The Rampage 41 Express is flexible in layout, has spacious working room in the cockpit, is easy to work around the helm, and was quite stable underway with a tuna tower. Inside, the 41 Express now offers an island queen berth forward and two Pullman style sofas in the salon. The Rampage 41 Express has 367 gallons, or nearly 1389 liters of fuel capacity so you can go well out into the ocean where the fair weather fisherman wouldn’t dare go.
100+ sq. ft. usable cockpit space
Reinforced cockpit sole
Recessed Bennett hydraulic trim tabs
Lots of ice storage
Aquamet 22 propeller shafts
Standard 11kw generator
One or two stateroom option
Vinylester resin barrier coat
Diesel engines with trolling valves, ZF transmissions
Polished stainless steel anchor roller assembly
Rampage 41 Express (2012-) Specifications
44' 0'' 13.41 m
16' 0'' 4.88 m
4' 0'' 1.22 m
700 gal. 2649.8 L
100 gal. 378.5 L
6' 7'' 2.01 m
10 '3'' 3.12 with hardtop
Prices, features, designs, and equipment are subject to change. Please see your local dealer or visit the builder's website for the latest information available on this boat model.
The 41 Express is Rampage’s second largest sport fishing yacht. Flexibility is the name of the game in sport fish yachts. One person may want a bait and tackle center and the other may want another baitwell. Some may want extra ice and freezer space; others may want a bait prep station. The Rampage 41 Express has that kind of flexibility.
The rugged hull of the 41 Express is solid fiberglass below the water line and cored with end-grain balsa above to add strength and rigidity, but not excess weight, to the hull. Everywhere the hull is penetrated, the balsa core is relieved to prevent wicking water into the core. Chines and strakes are filled with a polyester filler bond to strengthen them. The bow has a real Carolina flare and wide chine flats to shed the spray away from the deck. A sharp entry slices the waves. Deadrise at the stern is 12 degrees. The hull carries a 5-year transferrable structural warranty and a 3-year warranty against blisters below the water line.
Molded-in side steps take you into a cockpit with over 100 square feet of fishing room. The deck is reinforced with a ½” aluminum plate so you can add a fighting chair if you like. The gunwales are 12 ½” wide with 7 rod holders (4 on port and 3 on starboard). Cockpit bolsters are removable. Across the stern is a dual access baitwell/livewell. The smaller, see-through hatch allows you to check on the bait. When you use it as a fish box, the center divider is removable so you can stow the big fish in it. A baitwell with Tuna Tubes is one option and a folding transom seat is another. There are two fish boxes in the deck, both with macerators. Stainless steel lift rods help keep the hatch open and a gasket around the lid keeps water out. A center box lifts out to allow access to the bilge. The port side transom door has heavy duty hardware with top gate, and the door is gasketed. Three large scuppers quickly drain any water out of the cockpit.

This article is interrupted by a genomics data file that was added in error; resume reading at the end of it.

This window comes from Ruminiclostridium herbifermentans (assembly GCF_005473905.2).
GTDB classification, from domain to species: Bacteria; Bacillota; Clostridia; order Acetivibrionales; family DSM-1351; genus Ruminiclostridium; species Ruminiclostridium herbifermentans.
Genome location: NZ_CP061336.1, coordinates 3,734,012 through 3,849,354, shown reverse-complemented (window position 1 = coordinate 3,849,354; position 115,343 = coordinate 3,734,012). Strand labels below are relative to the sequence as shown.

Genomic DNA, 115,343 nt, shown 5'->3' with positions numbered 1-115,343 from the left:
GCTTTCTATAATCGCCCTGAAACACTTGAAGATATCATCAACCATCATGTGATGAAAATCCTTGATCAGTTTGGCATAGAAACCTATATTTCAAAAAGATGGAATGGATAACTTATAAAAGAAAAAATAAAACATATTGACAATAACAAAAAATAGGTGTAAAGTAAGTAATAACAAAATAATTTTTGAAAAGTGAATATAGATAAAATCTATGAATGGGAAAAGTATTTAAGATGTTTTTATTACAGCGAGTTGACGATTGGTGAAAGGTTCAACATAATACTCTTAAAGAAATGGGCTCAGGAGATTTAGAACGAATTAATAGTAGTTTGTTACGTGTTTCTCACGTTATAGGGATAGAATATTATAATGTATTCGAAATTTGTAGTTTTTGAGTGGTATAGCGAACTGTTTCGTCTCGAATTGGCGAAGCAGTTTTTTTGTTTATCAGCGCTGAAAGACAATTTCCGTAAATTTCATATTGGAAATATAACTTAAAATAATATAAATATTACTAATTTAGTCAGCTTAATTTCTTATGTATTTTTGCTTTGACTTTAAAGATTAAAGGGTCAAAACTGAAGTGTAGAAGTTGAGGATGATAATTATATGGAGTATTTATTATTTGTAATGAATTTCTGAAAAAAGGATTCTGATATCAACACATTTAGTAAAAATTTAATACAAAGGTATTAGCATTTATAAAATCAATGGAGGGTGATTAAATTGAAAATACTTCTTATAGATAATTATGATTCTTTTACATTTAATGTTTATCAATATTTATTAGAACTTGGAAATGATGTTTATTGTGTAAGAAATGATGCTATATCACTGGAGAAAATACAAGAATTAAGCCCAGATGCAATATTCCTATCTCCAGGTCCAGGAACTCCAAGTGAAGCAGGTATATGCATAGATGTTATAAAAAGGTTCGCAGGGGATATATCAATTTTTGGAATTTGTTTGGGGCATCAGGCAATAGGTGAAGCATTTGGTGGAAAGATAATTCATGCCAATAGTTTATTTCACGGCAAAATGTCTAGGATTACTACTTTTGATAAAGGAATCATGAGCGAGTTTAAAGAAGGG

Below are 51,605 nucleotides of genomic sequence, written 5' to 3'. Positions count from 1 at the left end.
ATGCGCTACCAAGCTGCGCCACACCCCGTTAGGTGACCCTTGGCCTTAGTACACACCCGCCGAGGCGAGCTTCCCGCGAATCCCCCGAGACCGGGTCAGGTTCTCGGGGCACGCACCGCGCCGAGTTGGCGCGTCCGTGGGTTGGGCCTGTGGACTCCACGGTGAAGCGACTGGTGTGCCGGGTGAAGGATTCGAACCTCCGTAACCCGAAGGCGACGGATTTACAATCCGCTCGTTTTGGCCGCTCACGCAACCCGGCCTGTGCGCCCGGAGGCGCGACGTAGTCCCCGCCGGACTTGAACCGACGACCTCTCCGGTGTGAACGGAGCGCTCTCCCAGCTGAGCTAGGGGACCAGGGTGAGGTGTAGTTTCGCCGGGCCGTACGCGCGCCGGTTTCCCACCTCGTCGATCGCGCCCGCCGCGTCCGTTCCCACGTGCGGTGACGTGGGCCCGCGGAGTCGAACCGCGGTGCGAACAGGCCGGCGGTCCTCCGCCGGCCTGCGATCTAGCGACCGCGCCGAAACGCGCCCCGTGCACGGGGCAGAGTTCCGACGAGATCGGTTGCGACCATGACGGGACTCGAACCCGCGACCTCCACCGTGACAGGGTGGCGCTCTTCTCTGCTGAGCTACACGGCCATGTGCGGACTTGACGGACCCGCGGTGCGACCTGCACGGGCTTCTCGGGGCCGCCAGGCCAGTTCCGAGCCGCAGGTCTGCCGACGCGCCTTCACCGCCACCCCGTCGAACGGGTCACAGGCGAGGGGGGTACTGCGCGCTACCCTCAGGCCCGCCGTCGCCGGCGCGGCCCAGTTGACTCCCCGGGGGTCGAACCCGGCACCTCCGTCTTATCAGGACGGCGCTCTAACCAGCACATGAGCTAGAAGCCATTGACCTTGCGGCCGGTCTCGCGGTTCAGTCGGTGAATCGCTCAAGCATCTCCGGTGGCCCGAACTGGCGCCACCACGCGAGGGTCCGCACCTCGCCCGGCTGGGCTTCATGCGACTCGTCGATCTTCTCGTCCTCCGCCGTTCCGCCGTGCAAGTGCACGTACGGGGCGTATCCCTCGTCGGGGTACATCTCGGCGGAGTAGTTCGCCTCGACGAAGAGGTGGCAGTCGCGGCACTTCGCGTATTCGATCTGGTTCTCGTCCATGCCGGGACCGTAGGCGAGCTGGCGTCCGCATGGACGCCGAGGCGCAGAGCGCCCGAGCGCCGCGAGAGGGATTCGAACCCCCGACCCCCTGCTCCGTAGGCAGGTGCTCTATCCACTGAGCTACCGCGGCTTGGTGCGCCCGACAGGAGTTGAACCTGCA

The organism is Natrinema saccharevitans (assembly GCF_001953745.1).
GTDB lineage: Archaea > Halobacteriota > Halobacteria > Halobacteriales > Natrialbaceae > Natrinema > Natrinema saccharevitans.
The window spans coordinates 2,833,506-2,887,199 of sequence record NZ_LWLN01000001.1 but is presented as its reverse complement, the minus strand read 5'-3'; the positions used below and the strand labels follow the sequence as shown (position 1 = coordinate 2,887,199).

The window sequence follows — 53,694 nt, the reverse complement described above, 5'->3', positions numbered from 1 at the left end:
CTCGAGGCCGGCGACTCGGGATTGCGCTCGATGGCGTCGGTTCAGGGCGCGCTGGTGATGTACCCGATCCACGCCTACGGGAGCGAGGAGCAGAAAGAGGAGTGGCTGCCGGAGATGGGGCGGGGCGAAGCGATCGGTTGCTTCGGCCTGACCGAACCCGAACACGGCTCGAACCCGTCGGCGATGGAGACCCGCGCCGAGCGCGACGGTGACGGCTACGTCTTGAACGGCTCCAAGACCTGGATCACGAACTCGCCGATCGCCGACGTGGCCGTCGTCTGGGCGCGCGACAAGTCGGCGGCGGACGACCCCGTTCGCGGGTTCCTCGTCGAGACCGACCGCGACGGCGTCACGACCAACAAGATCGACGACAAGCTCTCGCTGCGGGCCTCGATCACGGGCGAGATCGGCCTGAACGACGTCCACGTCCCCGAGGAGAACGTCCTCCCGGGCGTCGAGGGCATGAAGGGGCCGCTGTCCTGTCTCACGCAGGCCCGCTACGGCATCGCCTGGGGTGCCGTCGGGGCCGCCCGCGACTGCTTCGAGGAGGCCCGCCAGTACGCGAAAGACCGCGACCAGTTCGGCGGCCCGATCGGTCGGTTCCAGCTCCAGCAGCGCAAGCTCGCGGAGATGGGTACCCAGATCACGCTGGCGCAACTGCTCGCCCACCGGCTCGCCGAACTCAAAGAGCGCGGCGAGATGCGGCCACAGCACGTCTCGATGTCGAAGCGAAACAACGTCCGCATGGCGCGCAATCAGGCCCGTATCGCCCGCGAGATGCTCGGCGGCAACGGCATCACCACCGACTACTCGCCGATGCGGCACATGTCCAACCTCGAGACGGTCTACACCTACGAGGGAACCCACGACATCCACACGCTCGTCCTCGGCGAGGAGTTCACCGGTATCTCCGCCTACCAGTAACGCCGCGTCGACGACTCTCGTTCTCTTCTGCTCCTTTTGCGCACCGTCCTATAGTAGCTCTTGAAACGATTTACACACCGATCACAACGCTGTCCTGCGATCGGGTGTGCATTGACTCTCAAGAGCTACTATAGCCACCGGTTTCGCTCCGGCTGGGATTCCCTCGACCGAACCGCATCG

There are 12 options to choose from in the helm, deck, transom and cockpit layouts. At the transom is the baitwell or fold-away seat. Port side you can have an aft-facing seat with Frigid Rigid Cooler, bait prep unit with sink and tackle storage, or bait prep unit with freezer box. Over to starboard, you can have another aft facing seat with Frigid Rigid Cooler, bait prep unit with freezer or bait prep unit with sink and tackle storage. Up on the helm deck you can choose to have port side seating and starboard side storage and prep center, port and starboard seating or my favorite, port side seating with starboard entertainment center with refrigerator, cook-top and sink.
Hitting the button brings the entire helm deck up for access to the Caterpillar C12 ACERTS in our test boat. Having crawled around a few to clean out strainers, change filters, everything else, I really appreciated the space around these big engines for maintenance. Even with the standard 11-kW generator, you have room to roam. With the helm deck back in place, you have a fuel tank inspection hatch in the step where you can shut off the fuel lines if necessary.
At The Helm
The helm is centerline and tips aft to let you add electronics and check on the connections. There is 864 square inches of landscape to fill with all your favorite electronics. Rampage angles the dash slightly back and in a slight V to bring all the instruments in clear view whether you're standing or sitting. The helm chair has enough room around it so people can get by without you having to jump up to let them pass. You get nearly unobstructed 360 degree visibility. The structure supporting the hard top and tower add a few obstacles, but I found them all easy enough to look around. If you opt for the hardtop, you have more choices. You can simply have the hardtop; you can add an upper control station, or you can go all the way and have a tuna tower with controls and wheel. With the hardtop you can also add outriggers.
The Pointy End